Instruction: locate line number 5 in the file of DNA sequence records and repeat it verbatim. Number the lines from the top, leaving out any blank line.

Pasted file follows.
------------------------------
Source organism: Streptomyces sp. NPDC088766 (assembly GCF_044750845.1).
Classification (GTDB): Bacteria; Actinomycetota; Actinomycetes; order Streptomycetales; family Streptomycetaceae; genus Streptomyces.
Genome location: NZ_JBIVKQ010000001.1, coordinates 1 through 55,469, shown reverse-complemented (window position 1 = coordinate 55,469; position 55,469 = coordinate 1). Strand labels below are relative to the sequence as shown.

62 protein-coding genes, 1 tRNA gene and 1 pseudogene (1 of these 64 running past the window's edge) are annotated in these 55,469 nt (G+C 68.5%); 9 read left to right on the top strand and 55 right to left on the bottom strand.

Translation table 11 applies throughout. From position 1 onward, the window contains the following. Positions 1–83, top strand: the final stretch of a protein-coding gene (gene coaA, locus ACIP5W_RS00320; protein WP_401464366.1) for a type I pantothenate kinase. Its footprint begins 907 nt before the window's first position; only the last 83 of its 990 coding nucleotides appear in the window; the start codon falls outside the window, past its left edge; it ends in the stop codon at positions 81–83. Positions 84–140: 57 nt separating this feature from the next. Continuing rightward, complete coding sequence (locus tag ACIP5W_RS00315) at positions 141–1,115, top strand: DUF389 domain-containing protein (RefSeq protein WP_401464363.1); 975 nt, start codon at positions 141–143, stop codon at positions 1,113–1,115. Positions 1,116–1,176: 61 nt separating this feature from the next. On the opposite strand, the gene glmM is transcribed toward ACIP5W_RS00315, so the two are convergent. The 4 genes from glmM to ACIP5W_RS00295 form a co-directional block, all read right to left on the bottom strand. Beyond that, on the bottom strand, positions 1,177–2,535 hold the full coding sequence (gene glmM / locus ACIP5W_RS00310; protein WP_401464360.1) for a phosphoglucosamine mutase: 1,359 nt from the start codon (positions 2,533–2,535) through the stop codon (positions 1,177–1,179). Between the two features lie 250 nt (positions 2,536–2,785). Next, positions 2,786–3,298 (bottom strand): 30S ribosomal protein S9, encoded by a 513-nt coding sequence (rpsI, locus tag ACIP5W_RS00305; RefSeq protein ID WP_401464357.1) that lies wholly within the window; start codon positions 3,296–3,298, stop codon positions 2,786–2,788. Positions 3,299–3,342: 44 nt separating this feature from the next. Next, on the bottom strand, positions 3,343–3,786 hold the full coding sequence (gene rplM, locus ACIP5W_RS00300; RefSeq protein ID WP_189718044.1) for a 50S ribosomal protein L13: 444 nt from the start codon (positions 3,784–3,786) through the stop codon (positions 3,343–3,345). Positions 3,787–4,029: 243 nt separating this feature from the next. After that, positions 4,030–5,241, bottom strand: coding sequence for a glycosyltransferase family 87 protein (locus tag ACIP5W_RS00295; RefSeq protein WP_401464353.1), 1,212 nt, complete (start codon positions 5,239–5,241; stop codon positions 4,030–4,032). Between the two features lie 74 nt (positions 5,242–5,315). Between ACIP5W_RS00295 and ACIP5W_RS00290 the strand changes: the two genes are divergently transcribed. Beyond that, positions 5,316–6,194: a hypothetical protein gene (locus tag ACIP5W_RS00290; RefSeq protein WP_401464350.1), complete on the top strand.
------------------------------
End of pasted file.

Translation table 11 applies throughout. From position 1 onward, the window contains the following. Positions 1–83, top strand: the final stretch of a protein-coding gene (gene coaA, locus ACIP5W_RS00320; protein WP_401464366.1) for a type I pantothenate kinase. Its footprint begins 907 nt before the window's first position; only the last 83 of its 990 coding nucleotides appear in the window; the start codon falls outside the window, past its left edge; it ends in the stop codon at positions 81–83. Positions 84–140: 57 nt separating this feature from the next. Continuing rightward, complete coding sequence (locus tag ACIP5W_RS00315) at positions 141–1,115, top strand: DUF389 domain-containing protein (RefSeq protein WP_401464363.1); 975 nt, start codon at positions 141–143, stop codon at positions 1,113–1,115. Positions 1,116–1,176: 61 nt separating this feature from the next. On the opposite strand, the gene glmM is transcribed toward ACIP5W_RS00315, so the two are convergent. The 4 genes from glmM to ACIP5W_RS00295 form a co-directional block, all read right to left on the bottom strand. Beyond that, on the bottom strand, positions 1,177–2,535 hold the full coding sequence (gene glmM / locus ACIP5W_RS00310; protein WP_401464360.1) for a phosphoglucosamine mutase: 1,359 nt from the start codon (positions 2,533–2,535) through the stop codon (positions 1,177–1,179). Between the two features lie 250 nt (positions 2,536–2,785). Next, positions 2,786–3,298 (bottom strand): 30S ribosomal protein S9, encoded by a 513-nt coding sequence (rpsI, locus tag ACIP5W_RS00305; RefSeq protein ID WP_401464357.1) that lies wholly within the window; start codon positions 3,296–3,298, stop codon positions 2,786–2,788. Positions 3,299–3,342: 44 nt separating this feature from the next. Next, on the bottom strand, positions 3,343–3,786 hold the full coding sequence (gene rplM, locus ACIP5W_RS00300; RefSeq protein ID WP_189718044.1) for a 50S ribosomal protein L13: 444 nt from the start codon (positions 3,784–3,786) through the stop codon (positions 3,343–3,345). Positions 3,787–4,029: 243 nt separating this feature from the next. After that, positions 4,030–5,241, bottom strand: coding sequence for a glycosyltransferase family 87 protein (locus tag ACIP5W_RS00295; RefSeq protein WP_401464353.1), 1,212 nt, complete (start codon positions 5,239–5,241; stop codon positions 4,030–4,032). Between the two features lie 74 nt (positions 5,242–5,315). Between ACIP5W_RS00295 and ACIP5W_RS00290 the strand changes: the two genes are divergently transcribed. Beyond that, positions 5,316–6,194: a hypothetical protein gene (locus tag ACIP5W_RS00290; RefSeq protein WP_401464350.1), complete on the top strand.